Matthews reunion planned for former WSOC-TV show
by Alan Hodge
If you were a Charlotte-area teen back in the 1960s who had even the slightest interest in the latest pop tunes and dance steps, the world stood still each Saturday afternoon when “Kilgo’s Kanteen” came on.
Hosted by local broadcast personality Jimmy Kilgo, the WSOC-TV show was a spin-off of Dick Clark’s American Bandstand and featured tunes from local bands, Top 40 pop hits and plenty of sock-hopping by teens from area high schools.
So, fans of Kilgo and the show should be pleased to know a reunion dinner is coming soon.
“Kilgo’s Kanteen” was not only a local hit, but also was named “Top TV Bandstand Show” in the Aug. 13, 1966, issue of Billboard magazine. The one-hour program of tunes and teen talk ran from 1957 to 1970, and was broadcast to viewers within a 100-mile range of Charlotte.
Now a resident of Providence Plantation, Kilgo began his broadcasting career on the radio in the mid-1950s and went to television from there. “Kilgo’s Kanteen” was his brainchild.
“The idea for the ‘Kilgo’s Kanteen’ television show came from a WIST radio broadcast program I did in 1956 where we set up a remote studio in the Hawthorne Recreation Center in Charlotte and had high school kids come by to dance and listen to music,” Kilgo said. “We used that same format for the television show when I went to WSOC in 1957.”
“Kilgo’s Kanteen” was ahead of its time in many ways. For one thing, teens danced on a rotating turntable so cameras could catch the action from a variety of angles. “Kilgo’s Kanteen” also broke ground in the area of race relations.
“In 1962 I had the idea of having African-American students appear on the show,” he said. “At first the switchboard lit up with complaints and threats, but that soon changed to positive comments. It really went over well.”
Memories of “Kilgo’s Kanteen” are still strong in those who either watched the show or were part of the action. Rustee Lane of Mint Hill was a loyal fan. She graduated from Garinger High School in 1965, during “Kilgo’s Kanteen’s” heyday, and is now helping to organize the Jan. 12 reunion.
“I would run to the television every Saturday at noon when the show came on,” Lane said. “It was our American Bandstand.”
Even though she never made it on the show, Lane said she once transported a local band and their equipment to WSOC-TV for a “Kilgo’s Kanteen” audition.
“I don’t remember the name of the band,” Lane said. “But the guitarist could play his instrument behind his neck.”
The Kilgo Girls go-go dancers were a big part of the show. According to Kilgo, the idea for dancers came after a scheduled group of high school students failed to show up and there was no one on the set to film. A taped tour of the WSOC studio filled in the gap that time, but Kilgo made sure he wouldn’t be empty handed again.
“I went to my friend Bubba Grose of Grose Dance Studio and told him I wanted some girls each week for the show,” Kilgo said. “We put them on and they were a hit.”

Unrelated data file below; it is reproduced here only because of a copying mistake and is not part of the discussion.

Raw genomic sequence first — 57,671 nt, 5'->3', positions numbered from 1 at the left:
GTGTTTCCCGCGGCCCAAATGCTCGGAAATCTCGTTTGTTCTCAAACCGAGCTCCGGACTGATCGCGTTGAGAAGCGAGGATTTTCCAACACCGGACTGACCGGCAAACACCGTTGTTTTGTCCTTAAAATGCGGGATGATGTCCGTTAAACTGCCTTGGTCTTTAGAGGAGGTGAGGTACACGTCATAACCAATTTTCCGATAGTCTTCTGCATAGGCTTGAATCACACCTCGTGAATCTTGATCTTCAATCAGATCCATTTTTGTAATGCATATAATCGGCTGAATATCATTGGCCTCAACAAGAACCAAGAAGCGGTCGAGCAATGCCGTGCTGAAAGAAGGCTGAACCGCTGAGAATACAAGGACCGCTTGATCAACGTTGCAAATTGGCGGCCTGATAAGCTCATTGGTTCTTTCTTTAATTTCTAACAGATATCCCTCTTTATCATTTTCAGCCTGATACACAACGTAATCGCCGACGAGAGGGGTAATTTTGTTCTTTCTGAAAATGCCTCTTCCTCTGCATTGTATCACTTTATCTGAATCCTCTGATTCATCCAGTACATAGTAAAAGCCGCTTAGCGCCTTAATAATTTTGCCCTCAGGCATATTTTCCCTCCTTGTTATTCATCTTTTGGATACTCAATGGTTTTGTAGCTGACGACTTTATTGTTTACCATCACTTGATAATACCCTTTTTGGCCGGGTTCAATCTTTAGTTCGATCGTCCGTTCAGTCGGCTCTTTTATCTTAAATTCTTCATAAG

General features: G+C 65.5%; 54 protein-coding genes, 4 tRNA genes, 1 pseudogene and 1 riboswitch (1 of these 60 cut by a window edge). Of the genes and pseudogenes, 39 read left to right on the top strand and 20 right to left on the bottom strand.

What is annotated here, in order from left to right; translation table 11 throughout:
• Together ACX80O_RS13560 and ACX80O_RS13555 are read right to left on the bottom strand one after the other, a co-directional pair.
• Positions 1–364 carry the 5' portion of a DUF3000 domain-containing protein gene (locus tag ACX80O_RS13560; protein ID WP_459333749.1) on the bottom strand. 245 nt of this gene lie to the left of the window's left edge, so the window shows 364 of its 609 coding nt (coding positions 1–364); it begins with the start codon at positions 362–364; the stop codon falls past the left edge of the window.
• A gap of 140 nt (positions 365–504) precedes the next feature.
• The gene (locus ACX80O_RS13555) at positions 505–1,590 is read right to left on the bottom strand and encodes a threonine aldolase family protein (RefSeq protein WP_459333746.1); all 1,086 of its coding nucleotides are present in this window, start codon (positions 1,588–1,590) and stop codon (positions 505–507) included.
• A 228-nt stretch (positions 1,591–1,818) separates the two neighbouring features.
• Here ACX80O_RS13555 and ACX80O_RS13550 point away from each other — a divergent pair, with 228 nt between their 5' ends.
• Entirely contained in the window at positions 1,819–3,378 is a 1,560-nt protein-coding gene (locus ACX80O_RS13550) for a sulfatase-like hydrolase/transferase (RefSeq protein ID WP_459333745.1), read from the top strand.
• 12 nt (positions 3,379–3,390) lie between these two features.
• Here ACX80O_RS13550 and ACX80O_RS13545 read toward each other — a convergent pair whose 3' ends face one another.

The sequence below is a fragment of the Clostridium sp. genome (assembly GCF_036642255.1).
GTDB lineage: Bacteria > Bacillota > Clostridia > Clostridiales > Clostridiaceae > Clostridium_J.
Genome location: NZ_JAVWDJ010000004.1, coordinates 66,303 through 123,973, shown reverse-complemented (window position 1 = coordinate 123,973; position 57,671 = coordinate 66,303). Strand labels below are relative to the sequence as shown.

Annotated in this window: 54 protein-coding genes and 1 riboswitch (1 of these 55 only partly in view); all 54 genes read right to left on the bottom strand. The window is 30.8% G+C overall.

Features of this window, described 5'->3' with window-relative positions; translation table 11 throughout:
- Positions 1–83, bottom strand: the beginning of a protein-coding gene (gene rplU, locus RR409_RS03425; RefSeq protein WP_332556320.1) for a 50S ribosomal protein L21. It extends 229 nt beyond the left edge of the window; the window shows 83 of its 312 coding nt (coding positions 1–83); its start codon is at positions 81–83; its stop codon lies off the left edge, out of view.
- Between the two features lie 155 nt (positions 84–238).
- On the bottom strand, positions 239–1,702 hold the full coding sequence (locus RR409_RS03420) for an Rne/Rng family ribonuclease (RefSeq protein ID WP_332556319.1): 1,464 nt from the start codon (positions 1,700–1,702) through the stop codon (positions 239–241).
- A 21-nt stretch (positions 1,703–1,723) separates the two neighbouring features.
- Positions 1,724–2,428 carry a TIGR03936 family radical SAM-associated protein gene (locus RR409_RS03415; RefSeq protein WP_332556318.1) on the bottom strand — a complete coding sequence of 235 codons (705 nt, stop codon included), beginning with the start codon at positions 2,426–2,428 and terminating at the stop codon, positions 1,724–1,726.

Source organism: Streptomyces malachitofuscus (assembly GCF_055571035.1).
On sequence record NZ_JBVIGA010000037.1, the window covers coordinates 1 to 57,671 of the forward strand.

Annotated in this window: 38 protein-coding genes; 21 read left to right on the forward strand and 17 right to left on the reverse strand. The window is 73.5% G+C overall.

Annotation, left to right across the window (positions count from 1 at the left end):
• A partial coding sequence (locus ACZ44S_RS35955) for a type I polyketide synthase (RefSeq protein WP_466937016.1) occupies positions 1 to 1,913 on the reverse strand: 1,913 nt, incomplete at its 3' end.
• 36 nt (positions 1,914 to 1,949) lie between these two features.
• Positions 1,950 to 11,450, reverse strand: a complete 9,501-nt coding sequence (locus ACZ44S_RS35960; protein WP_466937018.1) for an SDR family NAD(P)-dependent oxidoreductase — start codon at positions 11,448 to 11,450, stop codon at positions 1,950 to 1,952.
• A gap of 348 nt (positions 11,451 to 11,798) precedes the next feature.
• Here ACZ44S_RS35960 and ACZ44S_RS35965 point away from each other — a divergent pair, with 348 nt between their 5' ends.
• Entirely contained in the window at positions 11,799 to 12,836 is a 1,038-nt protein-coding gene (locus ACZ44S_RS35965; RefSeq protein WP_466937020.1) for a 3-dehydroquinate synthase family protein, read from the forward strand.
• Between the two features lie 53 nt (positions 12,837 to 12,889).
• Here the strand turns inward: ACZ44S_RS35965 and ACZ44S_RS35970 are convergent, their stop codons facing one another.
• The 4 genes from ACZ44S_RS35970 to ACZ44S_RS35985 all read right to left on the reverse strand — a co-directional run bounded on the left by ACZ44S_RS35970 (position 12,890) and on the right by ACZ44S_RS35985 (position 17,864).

Each of the Kilgo Girls wore a sweater emblazoned with different letters from Kilgo’s last name.
Sandy Wooten Durham, who graduated from Garinger in 1967, was one of the featured Kilgo Girls go-go dancers. She wore the letter “G,” with pleated skirts and go-go boots completing the outfit.
“It was the height of a teen’s life to be a Kilgo Girl,” she said.
Kilgo’s personality also gave the show a feeling of camaraderie.
“Jimmy was a charismatic person and fit right in with all the kids,” Durham said. “We felt like a big family. You could not meet Jimmy without feeling like you had made a friend.”
Kilgo says the idea comes up from time to time about reprising a version of “Kilgo’s Kanteen” for a more modern audience. However, Jimmy isn’t sure it’d work.
“I think ‘Kilgo’s Kanteen’ is best left in memories,” he said. “It was a lot of fun, but I don’t think you could replicate it today.”
Want to go?
The reunion dinner is planned for 6:30 p.m. Jan. 12 at Jonathan’s Restaurant, 10630 Independence Pointe Pkwy. in Matthews. The event is open to the public, but reservations are required and people have to buy their own dinner. For reservations, call the restaurant at 704-847-8911 or Rustee Lane at 704-545-6618 or e-mail email@example.com.
AS I REMEMBER IT …
I was a teenager back in the 1960s when “Kilgo’s Kanteen” was one of the most popular television shows in Charlotte – and host Jimmy Kilgo was someone kids looked up to as a fun-loving and wholesome role model.
Even though I never got to be on the show, I recall a girl that lived on our street named Jacki Parker who made the coveted trip to the WSOC-TV studios and appeared on the show. To be seen on “Kilgo’s Kanteen” by one’s high school peers was about as close to stardom as a local teen could get in those days. Jacki basked in the glow of her celebrity for several days.
I guess the most marked memory I have of “Kilgo’s Kanteen” was the fact that the show was all about music, dancing and having a good time without the need for vulgarity.
– Alan Hodge